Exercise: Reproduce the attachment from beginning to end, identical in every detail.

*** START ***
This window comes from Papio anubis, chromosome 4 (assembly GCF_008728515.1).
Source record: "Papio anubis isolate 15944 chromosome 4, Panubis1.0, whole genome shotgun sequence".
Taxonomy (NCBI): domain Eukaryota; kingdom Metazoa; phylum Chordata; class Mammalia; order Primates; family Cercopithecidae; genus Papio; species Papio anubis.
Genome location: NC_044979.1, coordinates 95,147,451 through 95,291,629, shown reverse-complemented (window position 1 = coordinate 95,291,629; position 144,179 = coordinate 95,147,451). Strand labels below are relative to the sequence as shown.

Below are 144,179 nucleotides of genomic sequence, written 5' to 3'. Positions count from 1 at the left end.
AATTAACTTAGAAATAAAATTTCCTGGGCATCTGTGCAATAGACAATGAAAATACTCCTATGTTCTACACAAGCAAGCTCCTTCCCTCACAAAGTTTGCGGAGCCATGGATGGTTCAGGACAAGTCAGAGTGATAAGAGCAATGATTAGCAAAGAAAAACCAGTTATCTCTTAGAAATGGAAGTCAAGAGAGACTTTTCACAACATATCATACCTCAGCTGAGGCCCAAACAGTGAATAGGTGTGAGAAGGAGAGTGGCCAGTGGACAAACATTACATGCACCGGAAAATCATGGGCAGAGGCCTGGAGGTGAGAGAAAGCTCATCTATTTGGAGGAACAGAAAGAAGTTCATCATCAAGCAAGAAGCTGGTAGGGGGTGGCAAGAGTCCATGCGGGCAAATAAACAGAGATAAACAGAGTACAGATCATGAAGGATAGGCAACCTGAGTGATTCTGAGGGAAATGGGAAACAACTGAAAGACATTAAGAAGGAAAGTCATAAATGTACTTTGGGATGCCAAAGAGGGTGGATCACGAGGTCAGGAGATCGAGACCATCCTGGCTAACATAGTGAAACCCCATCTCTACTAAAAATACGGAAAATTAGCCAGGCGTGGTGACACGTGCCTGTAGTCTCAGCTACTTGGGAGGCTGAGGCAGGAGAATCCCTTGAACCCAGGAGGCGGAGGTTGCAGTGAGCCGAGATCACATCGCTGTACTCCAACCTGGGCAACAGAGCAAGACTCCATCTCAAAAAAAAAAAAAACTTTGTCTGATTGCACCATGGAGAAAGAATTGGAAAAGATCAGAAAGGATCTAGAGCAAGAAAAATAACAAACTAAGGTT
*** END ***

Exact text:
This window comes from Papio anubis, chromosome 4 (assembly GCF_008728515.1).
Source record: "Papio anubis isolate 15944 chromosome 4, Panubis1.0, whole genome shotgun sequence".
Taxonomy (NCBI): domain Eukaryota; kingdom Metazoa; phylum Chordata; class Mammalia; order Primates; family Cercopithecidae; genus Papio; species Papio anubis.
Genome location: NC_044979.1, coordinates 95,147,451 through 95,291,629, shown reverse-complemented (window position 1 = coordinate 95,291,629; position 144,179 = coordinate 95,147,451). Strand labels below are relative to the sequence as shown.

Below are 144,179 nucleotides of genomic sequence, written 5' to 3'. Positions count from 1 at the left end.
AATTAACTTAGAAATAAAATTTCCTGGGCATCTGTGCAATAGACAATGAAAATACTCCTATGTTCTACACAAGCAAGCTCCTTCCCTCACAAAGTTTGCGGAGCCATGGATGGTTCAGGACAAGTCAGAGTGATAAGAGCAATGATTAGCAAAGAAAAACCAGTTATCTCTTAGAAATGGAAGTCAAGAGAGACTTTTCACAACATATCATACCTCAGCTGAGGCCCAAACAGTGAATAGGTGTGAGAAGGAGAGTGGCCAGTGGACAAACATTACATGCACCGGAAAATCATGGGCAGAGGCCTGGAGGTGAGAGAAAGCTCATCTATTTGGAGGAACAGAAAGAAGTTCATCATCAAGCAAGAAGCTGGTAGGGGGTGGCAAGAGTCCATGCGGGCAAATAAACAGAGATAAACAGAGTACAGATCATGAAGGATAGGCAACCTGAGTGATTCTGAGGGAAATGGGAAACAACTGAAAGACATTAAGAAGGAAAGTCATAAATGTACTTTGGGATGCCAAAGAGGGTGGATCACGAGGTCAGGAGATCGAGACCATCCTGGCTAACATAGTGAAACCCCATCTCTACTAAAAATACGGAAAATTAGCCAGGCGTGGTGACACGTGCCTGTAGTCTCAGCTACTTGGGAGGCTGAGGCAGGAGAATCCCTTGAACCCAGGAGGCGGAGGTTGCAGTGAGCCGAGATCACATCGCTGTACTCCAACCTGGGCAACAGAGCAAGACTCCATCTCAAAAAAAAAAAAAACTTTGTCTGATTGCACCATGGAGAAAGAATTGGAAAAGATCAGAAAGGATCTAGAGCAAGAAAAATAACAAACTAAGGTT